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Should Black History Month still be a thing if no one cares?

Andre Spruell, Opinion Co-Editor

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Black History Month happens every February in the U.S., but honestly, it is typically forgotten about or ignored.

In my opinion, it is a great idea to set apart time to honor black Americans that have contributed so much to this society, despite their ancestors most likely doing manual labor on a plantation under the ownership of a white man.

As an Afro-Argentinean I have some African blood running through my veins because of my father. Even though I identify with my black ethnicity as well as my Hispanic ethnicity, every February I have that moment of realization, “Oh I forgot it is Black History Month.”

That might sound awful because the month commemorates those that made it possible for me to obtain an education and set up opportunities that I would not have had if I was the same age living in the southern U.S. in the 1950s and 1960s.

Black History Month is America’s way of apologizing for all the years of suffering that blacks were forced to endure as slaves.

Does anyone else find it ironic that February was chosen as the month to honor black Americans yet it also the shortest and coldest month? Many people in the “black community” have joked about this fact.

This holiday does not fulfill its purpose like it is supposed to.

Aside from black individuals, it seems that no one really cares about it. It makes sense that black people care about Black History Month more than other races because it is the black culture that is being recognized and celebrated. However there are even black people who do not do anything for this holiday.

Black History Month puts black people in an awkward position because there is not much that can be done to celebrate it. It should be a festive holiday because it celebrates black Americans. The only thing black people can really do to show their appreciation is by simply saying thank you and making social media posts to commemorate some of the people who have helped pave the way for black people today.

Being an active member across the different platforms of social media, there are about five to 10 people who do daily posts throughout February honoring a specific black person that has made a significant contribution to society.

Although highlighting blacks that have done so much for the advancements of blacks throughout the last 100 or more years is important, singling out blacks for a whole month is not the way to go about it.

Granted there is also Hispanic Heritage Month, Sept. 15 to Oct. 15. The U.S. is referred to as a melting pot because of the all the different cultures that makes up this country. Singling out certain cultures and races by having months set aside for them does not express the idea of cultural diversity.

Although these two months highlight two races that comprise a large number of the U.S. population, whites still account for over 70 percent of the population in the U.S. (source). Since that is the case, that means that most people in this country are not black, which means that the majority of the country could honestly care less about Black History Month.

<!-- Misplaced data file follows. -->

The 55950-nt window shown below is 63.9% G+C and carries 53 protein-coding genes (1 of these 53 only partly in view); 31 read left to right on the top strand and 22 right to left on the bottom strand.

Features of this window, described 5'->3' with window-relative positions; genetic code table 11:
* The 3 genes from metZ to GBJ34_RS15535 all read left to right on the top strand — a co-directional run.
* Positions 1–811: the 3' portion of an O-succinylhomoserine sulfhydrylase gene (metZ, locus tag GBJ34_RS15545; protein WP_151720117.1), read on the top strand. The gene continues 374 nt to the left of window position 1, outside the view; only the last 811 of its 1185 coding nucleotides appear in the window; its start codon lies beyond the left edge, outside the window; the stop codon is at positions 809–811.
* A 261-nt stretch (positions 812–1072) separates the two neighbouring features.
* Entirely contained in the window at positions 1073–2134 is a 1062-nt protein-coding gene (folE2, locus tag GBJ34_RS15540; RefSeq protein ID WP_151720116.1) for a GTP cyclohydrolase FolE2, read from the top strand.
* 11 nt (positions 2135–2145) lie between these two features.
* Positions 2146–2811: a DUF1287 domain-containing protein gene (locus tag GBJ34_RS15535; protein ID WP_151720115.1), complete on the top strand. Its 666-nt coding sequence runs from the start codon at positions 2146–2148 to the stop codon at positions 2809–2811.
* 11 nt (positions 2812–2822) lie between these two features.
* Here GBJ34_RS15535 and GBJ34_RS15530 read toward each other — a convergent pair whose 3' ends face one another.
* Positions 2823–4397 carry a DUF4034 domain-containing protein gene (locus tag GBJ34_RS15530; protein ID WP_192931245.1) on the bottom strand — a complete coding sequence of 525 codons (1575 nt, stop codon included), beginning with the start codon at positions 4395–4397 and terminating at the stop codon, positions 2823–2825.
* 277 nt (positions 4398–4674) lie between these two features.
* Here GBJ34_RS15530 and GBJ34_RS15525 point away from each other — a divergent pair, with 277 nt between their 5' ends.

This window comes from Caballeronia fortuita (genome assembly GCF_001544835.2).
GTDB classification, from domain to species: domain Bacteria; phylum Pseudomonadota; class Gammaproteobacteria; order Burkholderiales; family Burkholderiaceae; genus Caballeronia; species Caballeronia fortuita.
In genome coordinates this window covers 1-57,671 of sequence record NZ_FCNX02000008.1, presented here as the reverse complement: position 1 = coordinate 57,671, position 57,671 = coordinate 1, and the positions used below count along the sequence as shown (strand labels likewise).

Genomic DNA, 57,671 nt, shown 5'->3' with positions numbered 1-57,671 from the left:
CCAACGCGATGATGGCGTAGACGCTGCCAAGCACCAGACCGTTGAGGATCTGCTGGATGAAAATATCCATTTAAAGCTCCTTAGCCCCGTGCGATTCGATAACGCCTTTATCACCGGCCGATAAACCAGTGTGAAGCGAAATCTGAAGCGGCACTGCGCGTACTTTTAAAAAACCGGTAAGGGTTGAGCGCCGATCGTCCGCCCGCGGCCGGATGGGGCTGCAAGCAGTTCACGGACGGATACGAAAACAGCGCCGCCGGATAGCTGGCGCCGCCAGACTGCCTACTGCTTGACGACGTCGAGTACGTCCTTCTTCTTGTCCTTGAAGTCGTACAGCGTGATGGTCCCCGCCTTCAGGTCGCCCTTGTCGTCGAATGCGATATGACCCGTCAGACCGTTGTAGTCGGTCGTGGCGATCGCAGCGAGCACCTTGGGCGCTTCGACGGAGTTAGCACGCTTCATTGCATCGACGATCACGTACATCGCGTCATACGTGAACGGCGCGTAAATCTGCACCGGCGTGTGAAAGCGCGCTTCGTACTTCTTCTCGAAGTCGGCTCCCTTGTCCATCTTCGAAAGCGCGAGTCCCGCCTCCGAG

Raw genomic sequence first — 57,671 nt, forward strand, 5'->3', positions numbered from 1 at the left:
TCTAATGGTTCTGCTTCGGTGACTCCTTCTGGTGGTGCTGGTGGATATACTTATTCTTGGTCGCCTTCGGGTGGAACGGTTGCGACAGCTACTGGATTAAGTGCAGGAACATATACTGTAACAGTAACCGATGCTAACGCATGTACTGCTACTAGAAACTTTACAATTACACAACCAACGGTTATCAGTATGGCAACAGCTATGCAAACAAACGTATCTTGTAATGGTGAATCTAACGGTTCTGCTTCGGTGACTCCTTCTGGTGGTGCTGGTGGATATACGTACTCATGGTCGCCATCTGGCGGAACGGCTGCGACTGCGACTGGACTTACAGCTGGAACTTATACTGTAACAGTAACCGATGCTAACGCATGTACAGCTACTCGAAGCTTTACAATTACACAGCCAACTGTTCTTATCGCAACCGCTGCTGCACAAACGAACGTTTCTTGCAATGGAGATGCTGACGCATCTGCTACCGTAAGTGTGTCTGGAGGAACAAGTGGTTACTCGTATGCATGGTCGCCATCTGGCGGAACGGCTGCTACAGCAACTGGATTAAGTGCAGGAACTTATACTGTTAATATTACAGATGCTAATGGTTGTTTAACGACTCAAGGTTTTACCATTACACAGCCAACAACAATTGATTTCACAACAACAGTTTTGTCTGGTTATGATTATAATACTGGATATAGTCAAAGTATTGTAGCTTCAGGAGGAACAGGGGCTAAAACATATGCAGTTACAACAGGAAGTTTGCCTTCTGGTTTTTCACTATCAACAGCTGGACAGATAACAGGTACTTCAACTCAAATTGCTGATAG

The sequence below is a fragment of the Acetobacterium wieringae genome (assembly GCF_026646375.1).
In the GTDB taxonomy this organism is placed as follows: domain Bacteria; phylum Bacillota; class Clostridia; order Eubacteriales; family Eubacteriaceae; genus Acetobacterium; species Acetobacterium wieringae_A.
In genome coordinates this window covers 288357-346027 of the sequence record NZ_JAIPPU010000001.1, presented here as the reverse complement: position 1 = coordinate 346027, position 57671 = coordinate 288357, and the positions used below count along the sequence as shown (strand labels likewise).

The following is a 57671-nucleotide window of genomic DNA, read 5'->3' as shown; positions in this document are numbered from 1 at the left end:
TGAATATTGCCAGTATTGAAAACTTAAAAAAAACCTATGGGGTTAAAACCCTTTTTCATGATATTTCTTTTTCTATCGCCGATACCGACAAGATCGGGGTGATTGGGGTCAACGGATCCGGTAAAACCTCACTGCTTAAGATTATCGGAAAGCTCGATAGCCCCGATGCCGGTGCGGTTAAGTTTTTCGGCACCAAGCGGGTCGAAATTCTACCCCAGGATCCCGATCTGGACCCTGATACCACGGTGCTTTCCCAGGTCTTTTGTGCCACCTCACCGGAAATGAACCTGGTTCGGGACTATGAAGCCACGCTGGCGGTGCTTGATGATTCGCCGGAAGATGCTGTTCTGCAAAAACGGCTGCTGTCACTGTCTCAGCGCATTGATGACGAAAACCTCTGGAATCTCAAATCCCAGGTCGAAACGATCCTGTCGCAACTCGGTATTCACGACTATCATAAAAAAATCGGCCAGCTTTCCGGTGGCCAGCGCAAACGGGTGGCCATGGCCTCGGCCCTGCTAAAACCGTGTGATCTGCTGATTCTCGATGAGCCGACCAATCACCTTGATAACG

Being half black myself, I had to find out on my own about the black culture because it was rarely ever brought up in school. I noticed that the only time central black figures were brought up in school growing up was during Black History Month in history class.

That was something that bothered me, especially in middle school, because there have been so many black people that have made major contributions to American society across multiple fields.

However many of those aforementioned blacks and people of other races rarely get mentioned in history textbooks because schools want students to know about American history which, according to almost every history book, is that Columbus founded the Americas; George Washington was the first president; and how America won its independence from the British. But what is never mentioned is how Columbus raided Indian villages through extremely violent means and that George Washington was a slave owner.

Those that are recognized during Black History Month fought for blacks today to have many more opportunities at success than just during the slave trade and the race riots, which is true today because of the simple fact that black kids are able to get the same education as white kids.

As far as attitudes toward black people, that is something that has not changed and probably will not. That is disappointing because black people that have fought for their freedom and rights just to live in this country throughout the years are pretty much getting a slap in the face.

If someone who is not black were to ask a black person about one racist encounter they have had most, if not every black person, has a particular story to tell.

Even though I have a lighter complexion, based on what I was wearing when I went into a sporting goods store, the manager assumed that I was going to steal something and asked me to check my bag at the front of the store. To make things worse, a group of three white kids wearing clothes similar to me were not asked to check their bags.

With the racist attitudes toward blacks still occurring, especially the last few years with the incidents of police brutality and “Black Lives Matter” movement, Black History Month should not even exist.

Instead, it should be more incorporated throughout our education and celebrated on a daily basis rather than just for one month. Have blacks integrated into history textbooks more so people can really learn

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The news of today reported by the journalists of tomorrow
Should Black History Month still be a thing if no one cares?